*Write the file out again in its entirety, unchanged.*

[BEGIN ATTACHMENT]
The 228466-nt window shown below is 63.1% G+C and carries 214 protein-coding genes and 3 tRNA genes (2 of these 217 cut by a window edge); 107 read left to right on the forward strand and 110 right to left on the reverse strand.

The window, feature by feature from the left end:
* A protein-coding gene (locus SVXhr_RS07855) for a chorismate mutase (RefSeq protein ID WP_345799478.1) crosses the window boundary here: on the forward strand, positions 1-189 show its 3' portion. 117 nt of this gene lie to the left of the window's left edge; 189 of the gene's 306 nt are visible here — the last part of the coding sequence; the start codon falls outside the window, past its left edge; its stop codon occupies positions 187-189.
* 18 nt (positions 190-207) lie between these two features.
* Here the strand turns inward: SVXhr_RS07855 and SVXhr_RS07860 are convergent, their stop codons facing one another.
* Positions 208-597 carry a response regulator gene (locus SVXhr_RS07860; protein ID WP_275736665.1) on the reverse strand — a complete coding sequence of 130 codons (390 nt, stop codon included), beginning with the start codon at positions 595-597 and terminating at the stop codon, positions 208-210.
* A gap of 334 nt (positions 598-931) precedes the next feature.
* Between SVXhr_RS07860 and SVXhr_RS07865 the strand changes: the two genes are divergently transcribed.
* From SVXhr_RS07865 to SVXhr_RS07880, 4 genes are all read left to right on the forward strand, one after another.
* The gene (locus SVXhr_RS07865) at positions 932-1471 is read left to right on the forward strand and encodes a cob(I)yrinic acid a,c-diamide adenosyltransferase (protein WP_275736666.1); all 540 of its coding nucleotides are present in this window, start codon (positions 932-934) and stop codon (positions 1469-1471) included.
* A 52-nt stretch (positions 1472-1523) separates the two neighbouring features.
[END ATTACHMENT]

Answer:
The 228466-nt window shown below is 63.1% G+C and carries 214 protein-coding genes and 3 tRNA genes (2 of these 217 cut by a window edge); 107 read left to right on the forward strand and 110 right to left on the reverse strand.

The window, feature by feature from the left end:
* A protein-coding gene (locus SVXhr_RS07855) for a chorismate mutase (RefSeq protein ID WP_345799478.1) crosses the window boundary here: on the forward strand, positions 1-189 show its 3' portion. 117 nt of this gene lie to the left of the window's left edge; 189 of the gene's 306 nt are visible here — the last part of the coding sequence; the start codon falls outside the window, past its left edge; its stop codon occupies positions 187-189.
* 18 nt (positions 190-207) lie between these two features.
* Here the strand turns inward: SVXhr_RS07855 and SVXhr_RS07860 are convergent, their stop codons facing one another.
* Positions 208-597 carry a response regulator gene (locus SVXhr_RS07860; protein ID WP_275736665.1) on the reverse strand — a complete coding sequence of 130 codons (390 nt, stop codon included), beginning with the start codon at positions 595-597 and terminating at the stop codon, positions 208-210.
* A gap of 334 nt (positions 598-931) precedes the next feature.
* Between SVXhr_RS07860 and SVXhr_RS07865 the strand changes: the two genes are divergently transcribed.
* From SVXhr_RS07865 to SVXhr_RS07880, 4 genes are all read left to right on the forward strand, one after another.
* The gene (locus SVXhr_RS07865) at positions 932-1471 is read left to right on the forward strand and encodes a cob(I)yrinic acid a,c-diamide adenosyltransferase (protein WP_275736666.1); all 540 of its coding nucleotides are present in this window, start codon (positions 932-934) and stop codon (positions 1469-1471) included.
* A 52-nt stretch (positions 1472-1523) separates the two neighbouring features.